The InSight team is using the time before the spacecraft's arrival at Mars to not only plan and practice for that critical day, but also to activate and check spacecraft subsystems vital to cruise, landing and surface operations, including the highly-sensitive science instruments.

InSight's seismometer, which will be used to detect quakes on Mars, received a clean bill of health on July 19. The SEIS instrument (Seismic Experiment for Interior Structure) is a six-sensor seismometer combining two types of sensors to measure ground motions over a wide range of frequencies. It will give scientists a window into Mars' internal activity.

"We did our final performance checks on July 19, which were successful," said Bruce Banerdt, principal investigator of InSight from NASA's Jet Propulsion Laboratory, Pasadena, California.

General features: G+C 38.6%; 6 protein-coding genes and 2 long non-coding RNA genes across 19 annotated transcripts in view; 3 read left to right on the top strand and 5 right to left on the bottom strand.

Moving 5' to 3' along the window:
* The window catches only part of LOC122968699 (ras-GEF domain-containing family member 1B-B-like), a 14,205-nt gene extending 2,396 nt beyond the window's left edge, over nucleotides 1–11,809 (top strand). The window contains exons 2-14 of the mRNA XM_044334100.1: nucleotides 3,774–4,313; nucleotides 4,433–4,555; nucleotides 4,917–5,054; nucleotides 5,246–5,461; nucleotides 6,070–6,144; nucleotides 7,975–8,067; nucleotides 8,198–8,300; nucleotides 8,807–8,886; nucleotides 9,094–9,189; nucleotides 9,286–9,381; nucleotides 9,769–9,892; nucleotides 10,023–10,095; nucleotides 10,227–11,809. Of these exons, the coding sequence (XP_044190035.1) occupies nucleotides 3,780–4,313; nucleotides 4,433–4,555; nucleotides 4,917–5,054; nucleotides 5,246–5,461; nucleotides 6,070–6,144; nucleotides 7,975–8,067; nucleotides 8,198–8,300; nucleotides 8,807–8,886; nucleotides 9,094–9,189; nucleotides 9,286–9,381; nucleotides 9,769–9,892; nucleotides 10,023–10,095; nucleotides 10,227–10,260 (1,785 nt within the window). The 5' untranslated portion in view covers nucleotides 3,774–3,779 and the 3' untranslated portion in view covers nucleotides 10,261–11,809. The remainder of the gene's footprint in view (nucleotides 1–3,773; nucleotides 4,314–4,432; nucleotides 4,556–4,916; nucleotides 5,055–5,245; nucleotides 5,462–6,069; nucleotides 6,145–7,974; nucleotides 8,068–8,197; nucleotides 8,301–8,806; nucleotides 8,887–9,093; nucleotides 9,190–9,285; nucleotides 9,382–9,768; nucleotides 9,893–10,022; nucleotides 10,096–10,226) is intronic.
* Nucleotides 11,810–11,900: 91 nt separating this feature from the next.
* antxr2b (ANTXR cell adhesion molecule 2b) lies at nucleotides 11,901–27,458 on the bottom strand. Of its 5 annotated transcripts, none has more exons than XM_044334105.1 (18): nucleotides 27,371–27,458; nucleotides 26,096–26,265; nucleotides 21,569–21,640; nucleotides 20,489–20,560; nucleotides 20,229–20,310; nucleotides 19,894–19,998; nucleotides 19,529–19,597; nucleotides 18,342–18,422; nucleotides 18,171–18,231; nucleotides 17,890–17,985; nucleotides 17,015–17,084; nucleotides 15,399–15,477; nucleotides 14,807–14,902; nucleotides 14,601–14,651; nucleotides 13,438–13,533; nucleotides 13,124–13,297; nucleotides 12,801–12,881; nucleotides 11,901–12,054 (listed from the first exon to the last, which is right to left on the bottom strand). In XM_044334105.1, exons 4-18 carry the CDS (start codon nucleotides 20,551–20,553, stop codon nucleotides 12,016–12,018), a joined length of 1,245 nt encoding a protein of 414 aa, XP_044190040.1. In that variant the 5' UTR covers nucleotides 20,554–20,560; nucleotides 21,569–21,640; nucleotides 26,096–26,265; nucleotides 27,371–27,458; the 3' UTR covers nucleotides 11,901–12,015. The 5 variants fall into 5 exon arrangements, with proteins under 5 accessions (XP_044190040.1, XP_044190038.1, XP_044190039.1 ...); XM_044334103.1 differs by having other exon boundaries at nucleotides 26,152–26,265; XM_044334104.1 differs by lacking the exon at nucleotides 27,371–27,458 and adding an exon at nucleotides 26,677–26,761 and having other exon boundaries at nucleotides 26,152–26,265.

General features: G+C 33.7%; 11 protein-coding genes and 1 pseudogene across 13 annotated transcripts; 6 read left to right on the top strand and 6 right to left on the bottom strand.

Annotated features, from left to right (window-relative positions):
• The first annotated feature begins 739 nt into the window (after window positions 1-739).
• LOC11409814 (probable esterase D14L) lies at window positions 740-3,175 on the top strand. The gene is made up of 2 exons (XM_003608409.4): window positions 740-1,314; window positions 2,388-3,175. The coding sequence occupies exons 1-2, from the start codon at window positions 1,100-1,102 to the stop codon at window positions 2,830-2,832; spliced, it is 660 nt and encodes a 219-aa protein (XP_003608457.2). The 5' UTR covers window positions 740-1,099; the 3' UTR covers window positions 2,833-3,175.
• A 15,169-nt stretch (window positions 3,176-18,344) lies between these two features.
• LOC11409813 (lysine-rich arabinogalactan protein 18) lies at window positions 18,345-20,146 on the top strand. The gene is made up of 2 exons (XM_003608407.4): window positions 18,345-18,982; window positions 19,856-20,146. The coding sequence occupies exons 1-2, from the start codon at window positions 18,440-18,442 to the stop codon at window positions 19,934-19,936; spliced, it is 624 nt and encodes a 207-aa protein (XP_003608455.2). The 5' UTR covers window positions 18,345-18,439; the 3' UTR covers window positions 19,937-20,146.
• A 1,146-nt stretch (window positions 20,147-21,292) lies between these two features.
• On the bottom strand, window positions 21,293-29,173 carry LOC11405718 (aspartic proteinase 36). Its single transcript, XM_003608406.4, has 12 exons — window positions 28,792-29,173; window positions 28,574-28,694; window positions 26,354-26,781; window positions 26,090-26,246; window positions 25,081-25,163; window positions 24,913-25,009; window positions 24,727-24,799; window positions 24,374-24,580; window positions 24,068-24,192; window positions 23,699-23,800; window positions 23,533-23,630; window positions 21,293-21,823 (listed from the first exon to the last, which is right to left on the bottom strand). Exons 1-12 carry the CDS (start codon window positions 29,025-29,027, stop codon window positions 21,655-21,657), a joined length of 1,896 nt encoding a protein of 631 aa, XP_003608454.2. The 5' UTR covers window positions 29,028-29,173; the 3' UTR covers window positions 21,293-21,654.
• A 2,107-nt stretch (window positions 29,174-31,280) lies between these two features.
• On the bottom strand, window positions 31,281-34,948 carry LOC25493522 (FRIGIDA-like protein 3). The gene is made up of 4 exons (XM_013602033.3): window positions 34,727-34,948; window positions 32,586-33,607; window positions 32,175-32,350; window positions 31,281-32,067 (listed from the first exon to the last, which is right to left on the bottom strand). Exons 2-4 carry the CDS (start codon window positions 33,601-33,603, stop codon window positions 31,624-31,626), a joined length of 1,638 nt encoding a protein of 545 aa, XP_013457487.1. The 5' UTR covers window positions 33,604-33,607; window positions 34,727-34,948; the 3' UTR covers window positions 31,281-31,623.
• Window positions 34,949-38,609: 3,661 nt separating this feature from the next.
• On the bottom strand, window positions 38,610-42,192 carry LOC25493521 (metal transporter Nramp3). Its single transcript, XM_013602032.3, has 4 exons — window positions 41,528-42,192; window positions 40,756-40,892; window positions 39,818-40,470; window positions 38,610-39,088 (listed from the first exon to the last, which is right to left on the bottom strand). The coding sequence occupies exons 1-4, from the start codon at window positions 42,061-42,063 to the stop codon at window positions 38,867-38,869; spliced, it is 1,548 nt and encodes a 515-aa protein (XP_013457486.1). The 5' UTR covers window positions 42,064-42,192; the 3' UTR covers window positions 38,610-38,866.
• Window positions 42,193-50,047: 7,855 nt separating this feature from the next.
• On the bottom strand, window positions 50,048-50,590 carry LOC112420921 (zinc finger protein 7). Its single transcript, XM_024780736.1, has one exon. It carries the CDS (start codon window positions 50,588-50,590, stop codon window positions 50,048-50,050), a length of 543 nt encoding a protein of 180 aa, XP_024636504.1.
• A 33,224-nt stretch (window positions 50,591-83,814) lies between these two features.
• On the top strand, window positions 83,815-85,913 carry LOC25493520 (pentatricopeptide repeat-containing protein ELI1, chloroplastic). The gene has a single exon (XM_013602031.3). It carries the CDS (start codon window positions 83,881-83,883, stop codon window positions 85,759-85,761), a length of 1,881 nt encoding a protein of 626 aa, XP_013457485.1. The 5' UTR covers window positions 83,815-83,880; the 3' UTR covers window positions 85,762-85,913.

The team also checked an instrument that will measure the amount of heat escaping from Mars. After being placed on the surface, InSight's Heat Flow and Physical Properties Package (HP3) instrument will use a self-hammering mechanical mole burrowing to a depth of 10 to 16 feet (3 to 5 meters). Measurements by sensors on the mole and on a science tether from the mole to the surface will yield the first precise determination of the amount of heat escaping from the planet's interior. The checkout consisted of powering on the main electronics for the instrument, performing checks of its instrument sensor elements, exercising some of the instrument's internal heaters, and reading out the stored settings in the electronics module.

The third of InSight's three main investigations -- Rotation and Interior Structure Experiment (RISE) -- uses the spacecraft's radio connection with Earth to assess perturbations of Mars' rotation axis. These measurements can provide information about the planet's core.

"We have been using the spacecraft's radio since launch day, and our conversations with InSight have been very cordial, so we are good to go with RISE as well," said Banerdt.